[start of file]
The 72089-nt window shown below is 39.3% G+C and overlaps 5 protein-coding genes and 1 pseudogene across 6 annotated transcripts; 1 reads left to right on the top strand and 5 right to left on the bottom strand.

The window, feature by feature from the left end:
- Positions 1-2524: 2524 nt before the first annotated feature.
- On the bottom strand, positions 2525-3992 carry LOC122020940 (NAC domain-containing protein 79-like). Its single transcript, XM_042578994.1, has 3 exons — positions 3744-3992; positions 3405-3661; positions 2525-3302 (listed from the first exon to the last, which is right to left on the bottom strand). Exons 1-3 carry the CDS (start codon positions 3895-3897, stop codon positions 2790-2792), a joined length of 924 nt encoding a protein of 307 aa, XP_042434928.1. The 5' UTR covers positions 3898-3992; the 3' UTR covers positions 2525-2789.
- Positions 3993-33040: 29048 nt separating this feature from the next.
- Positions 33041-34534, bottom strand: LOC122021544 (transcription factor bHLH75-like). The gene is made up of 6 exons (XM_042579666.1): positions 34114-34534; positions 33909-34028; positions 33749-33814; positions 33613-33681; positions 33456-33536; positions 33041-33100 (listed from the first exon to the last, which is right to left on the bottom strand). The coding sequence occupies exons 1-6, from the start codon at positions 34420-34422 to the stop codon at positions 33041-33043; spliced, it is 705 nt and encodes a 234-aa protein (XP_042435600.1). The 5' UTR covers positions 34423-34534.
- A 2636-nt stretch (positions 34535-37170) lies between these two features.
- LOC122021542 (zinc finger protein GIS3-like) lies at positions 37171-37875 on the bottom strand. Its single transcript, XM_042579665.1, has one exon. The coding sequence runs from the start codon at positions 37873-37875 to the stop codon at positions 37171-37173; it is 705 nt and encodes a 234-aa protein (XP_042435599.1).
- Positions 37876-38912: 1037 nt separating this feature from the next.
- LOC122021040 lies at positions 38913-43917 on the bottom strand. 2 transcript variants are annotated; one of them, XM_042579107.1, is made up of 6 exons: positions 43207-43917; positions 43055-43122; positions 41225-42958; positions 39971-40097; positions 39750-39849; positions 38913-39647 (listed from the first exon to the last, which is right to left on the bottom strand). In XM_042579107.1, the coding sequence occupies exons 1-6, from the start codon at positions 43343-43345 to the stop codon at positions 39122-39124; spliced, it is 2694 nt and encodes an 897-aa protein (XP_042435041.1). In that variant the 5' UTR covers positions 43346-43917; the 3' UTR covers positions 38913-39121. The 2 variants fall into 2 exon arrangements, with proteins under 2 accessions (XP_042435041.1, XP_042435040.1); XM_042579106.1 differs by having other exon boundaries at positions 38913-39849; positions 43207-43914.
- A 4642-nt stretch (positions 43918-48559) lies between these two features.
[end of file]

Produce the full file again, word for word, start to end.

The 72089-nt window shown below is 39.3% G+C and overlaps 5 protein-coding genes and 1 pseudogene across 6 annotated transcripts; 1 reads left to right on the top strand and 5 right to left on the bottom strand.

The window, feature by feature from the left end:
- Positions 1-2524: 2524 nt before the first annotated feature.
- On the bottom strand, positions 2525-3992 carry LOC122020940 (NAC domain-containing protein 79-like). Its single transcript, XM_042578994.1, has 3 exons — positions 3744-3992; positions 3405-3661; positions 2525-3302 (listed from the first exon to the last, which is right to left on the bottom strand). Exons 1-3 carry the CDS (start codon positions 3895-3897, stop codon positions 2790-2792), a joined length of 924 nt encoding a protein of 307 aa, XP_042434928.1. The 5' UTR covers positions 3898-3992; the 3' UTR covers positions 2525-2789.
- Positions 3993-33040: 29048 nt separating this feature from the next.
- Positions 33041-34534, bottom strand: LOC122021544 (transcription factor bHLH75-like). The gene is made up of 6 exons (XM_042579666.1): positions 34114-34534; positions 33909-34028; positions 33749-33814; positions 33613-33681; positions 33456-33536; positions 33041-33100 (listed from the first exon to the last, which is right to left on the bottom strand). The coding sequence occupies exons 1-6, from the start codon at positions 34420-34422 to the stop codon at positions 33041-33043; spliced, it is 705 nt and encodes a 234-aa protein (XP_042435600.1). The 5' UTR covers positions 34423-34534.
- A 2636-nt stretch (positions 34535-37170) lies between these two features.
- LOC122021542 (zinc finger protein GIS3-like) lies at positions 37171-37875 on the bottom strand. Its single transcript, XM_042579665.1, has one exon. The coding sequence runs from the start codon at positions 37873-37875 to the stop codon at positions 37171-37173; it is 705 nt and encodes a 234-aa protein (XP_042435599.1).
- Positions 37876-38912: 1037 nt separating this feature from the next.
- LOC122021040 lies at positions 38913-43917 on the bottom strand. 2 transcript variants are annotated; one of them, XM_042579107.1, is made up of 6 exons: positions 43207-43917; positions 43055-43122; positions 41225-42958; positions 39971-40097; positions 39750-39849; positions 38913-39647 (listed from the first exon to the last, which is right to left on the bottom strand). In XM_042579107.1, the coding sequence occupies exons 1-6, from the start codon at positions 43343-43345 to the stop codon at positions 39122-39124; spliced, it is 2694 nt and encodes an 897-aa protein (XP_042435041.1). In that variant the 5' UTR covers positions 43346-43917; the 3' UTR covers positions 38913-39121. The 2 variants fall into 2 exon arrangements, with proteins under 2 accessions (XP_042435041.1, XP_042435040.1); XM_042579106.1 differs by having other exon boundaries at positions 38913-39849; positions 43207-43914.
- A 4642-nt stretch (positions 43918-48559) lies between these two features.